A radar for emotion

Northeastern graduate student Sarah Brown is building computational models of emotion using physiological signals like EKG. Photo via Thinkstock.

North­eastern grad­uate stu­dent Sarah Brown is building com­pu­ta­tional models of emo­tion using phys­i­o­log­ical sig­nals like EKG. Photo via Thinkstock.

Engi­neers are good at tracking things. That’s according to North­eastern grad­uate stu­dent, Sarah Brown. As a fellow of Draper Lab­o­ra­tory in Cam­bridge, Brown is col­lab­o­rating with researchers at both Draper and North­eastern to track some­thing that has never really been tracked before: emotion.

Well, let me rephrase that. Emo­tion has been tracked before, but not over long periods of time and only using big expen­sive equip­ment like MRI machines. In con­junc­tion with psy­chophys­i­ol­o­gist Andrea Webb, Brown is attempting to build com­pu­ta­tional models of emo­tion using easy to col­lect data like pupil diam­eter, heart rate, and skin conductance.

Through her own research, Webb has col­lected an impres­sive data set, which, Brown says “is half the battle” for a computationally-​​inclined grad­uate stu­dent. Webb’s team asked par­tic­i­pants to view col­lec­tions of pic­tures and dig­ital sound files while hooked up to heart rate mon­i­tors and other phys­i­o­log­ical recording devices. The pic­tures and sounds used for the tests come from stan­dard psy­chology par­a­digms and cor­re­late to par­tic­ular emo­tional states. The orig­inal idea, Brown said, was to look for simple cor­re­la­tions between phys­i­ology and the stimuli, but it didn’t go so well. That’s when the team joined up with signal pro­cessing expert S.R. Prakash, Brown’s research advisor at Draper. Now, with Brown’s help, they’re attempting to build algo­rithms that can model emo­tional state based on phys­i­o­log­ical outputs.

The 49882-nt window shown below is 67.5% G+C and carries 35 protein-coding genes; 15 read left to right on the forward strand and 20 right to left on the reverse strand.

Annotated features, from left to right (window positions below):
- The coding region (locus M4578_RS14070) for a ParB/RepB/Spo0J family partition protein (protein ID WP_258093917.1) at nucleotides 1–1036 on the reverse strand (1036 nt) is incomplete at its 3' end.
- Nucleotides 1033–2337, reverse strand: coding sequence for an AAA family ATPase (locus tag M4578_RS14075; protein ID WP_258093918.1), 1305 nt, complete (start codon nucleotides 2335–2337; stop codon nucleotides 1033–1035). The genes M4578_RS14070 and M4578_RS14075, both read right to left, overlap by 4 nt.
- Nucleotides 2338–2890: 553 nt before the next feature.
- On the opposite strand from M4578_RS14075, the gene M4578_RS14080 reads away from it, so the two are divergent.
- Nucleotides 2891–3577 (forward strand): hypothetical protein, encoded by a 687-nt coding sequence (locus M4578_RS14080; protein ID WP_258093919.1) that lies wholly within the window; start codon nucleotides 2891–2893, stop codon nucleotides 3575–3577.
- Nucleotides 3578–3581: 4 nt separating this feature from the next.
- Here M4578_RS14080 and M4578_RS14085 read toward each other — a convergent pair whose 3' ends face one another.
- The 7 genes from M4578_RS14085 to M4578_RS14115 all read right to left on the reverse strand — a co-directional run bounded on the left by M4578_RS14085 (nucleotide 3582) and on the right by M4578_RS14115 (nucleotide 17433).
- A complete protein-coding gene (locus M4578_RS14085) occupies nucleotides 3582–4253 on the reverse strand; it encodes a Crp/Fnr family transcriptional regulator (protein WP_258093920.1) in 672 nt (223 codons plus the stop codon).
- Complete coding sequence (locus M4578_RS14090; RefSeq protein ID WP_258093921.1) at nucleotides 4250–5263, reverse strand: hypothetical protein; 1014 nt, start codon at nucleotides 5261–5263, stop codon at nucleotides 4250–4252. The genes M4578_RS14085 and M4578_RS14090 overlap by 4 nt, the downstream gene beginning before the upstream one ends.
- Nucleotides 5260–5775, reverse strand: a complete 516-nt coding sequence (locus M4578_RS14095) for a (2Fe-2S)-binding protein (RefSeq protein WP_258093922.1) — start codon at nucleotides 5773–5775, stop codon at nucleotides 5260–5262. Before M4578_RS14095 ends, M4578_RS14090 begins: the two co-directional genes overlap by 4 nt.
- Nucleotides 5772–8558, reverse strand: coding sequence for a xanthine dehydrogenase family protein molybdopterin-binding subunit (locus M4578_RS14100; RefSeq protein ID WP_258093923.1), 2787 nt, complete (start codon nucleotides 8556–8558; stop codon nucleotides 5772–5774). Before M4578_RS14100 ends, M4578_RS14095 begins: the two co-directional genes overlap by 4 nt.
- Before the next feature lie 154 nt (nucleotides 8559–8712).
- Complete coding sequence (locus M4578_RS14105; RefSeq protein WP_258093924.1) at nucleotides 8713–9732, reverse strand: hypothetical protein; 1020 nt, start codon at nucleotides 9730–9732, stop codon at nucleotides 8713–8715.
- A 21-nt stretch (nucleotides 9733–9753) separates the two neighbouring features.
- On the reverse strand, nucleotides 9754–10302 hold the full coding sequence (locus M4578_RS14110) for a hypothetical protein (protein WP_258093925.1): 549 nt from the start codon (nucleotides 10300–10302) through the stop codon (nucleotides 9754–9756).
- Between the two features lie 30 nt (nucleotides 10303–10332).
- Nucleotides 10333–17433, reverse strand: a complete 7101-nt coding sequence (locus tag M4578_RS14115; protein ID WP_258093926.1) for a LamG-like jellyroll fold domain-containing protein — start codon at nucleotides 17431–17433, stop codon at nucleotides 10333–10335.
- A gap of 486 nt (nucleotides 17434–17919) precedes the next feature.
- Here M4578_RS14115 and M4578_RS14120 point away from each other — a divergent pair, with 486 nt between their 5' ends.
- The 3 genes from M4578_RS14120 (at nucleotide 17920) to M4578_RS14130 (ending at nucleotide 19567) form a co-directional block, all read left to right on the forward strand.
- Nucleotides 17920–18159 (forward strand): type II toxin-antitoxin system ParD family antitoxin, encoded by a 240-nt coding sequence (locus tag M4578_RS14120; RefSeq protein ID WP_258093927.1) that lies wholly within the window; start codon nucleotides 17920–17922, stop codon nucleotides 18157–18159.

The same way that radar can be used to scan through noisy data to home in on an object’s exact loca­tion, Brown hopes her com­pu­ta­tional models will allow clin­i­cians to scan simple sig­nals for infor­ma­tion on emo­tional states. With radar you have a pretty easy way to check whether your model works: your eye­balls. But emo­tion isn’t nearly so con­crete as some hidden phys­ical object. If her model says a person is feeling sad, how can Brown check the results?

Well, I sup­pose she could just ask, “hey, were you feeling sad just then?” but self-​​reported data brings a slew of lim­i­ta­tions with it. “This is a whole other aspect of the research, devel­oping per­for­mance mea­sures,” said Brown.

Now in her second year of grad school, she has com­pleted an exten­sive lit­er­a­ture review of machine learning and signal pro­cessing tech­niques. Next she plans to use existing algo­rithms on the data set as a jumping off point. From there, she will tweak the cur­rent models and build new ones specif­i­cally designed for her purpose.

Per­haps the most impor­tant chal­lenge will be choosing the right pieces of the data to focus on. For instance an EKG signal, which tracks elec­trical activity of the heart, con­tains lots of num­bers on the backend. Some of those num­bers will prove valu­able for her needs, others will not. Brown will need to deter­mine exactly the right num­bers to focus on–maybe the dis­tance between two signal peaks, for example–rather than inef­fi­ciently pro­cessing all of the infor­ma­tion in one hulking algorithm.

Now, you might ask why we’d want a com­pu­ta­tional model of emo­tion in the first place. “There are lots of rea­sons,” said Brown. “A spe­cific moti­vator of this work is to be able to pro­vide clin­i­cians with a quan­ti­ta­tive assess­ment of emo­tional state, which could assist with diag­nosis of psy­chopatholo­gies,” she explained.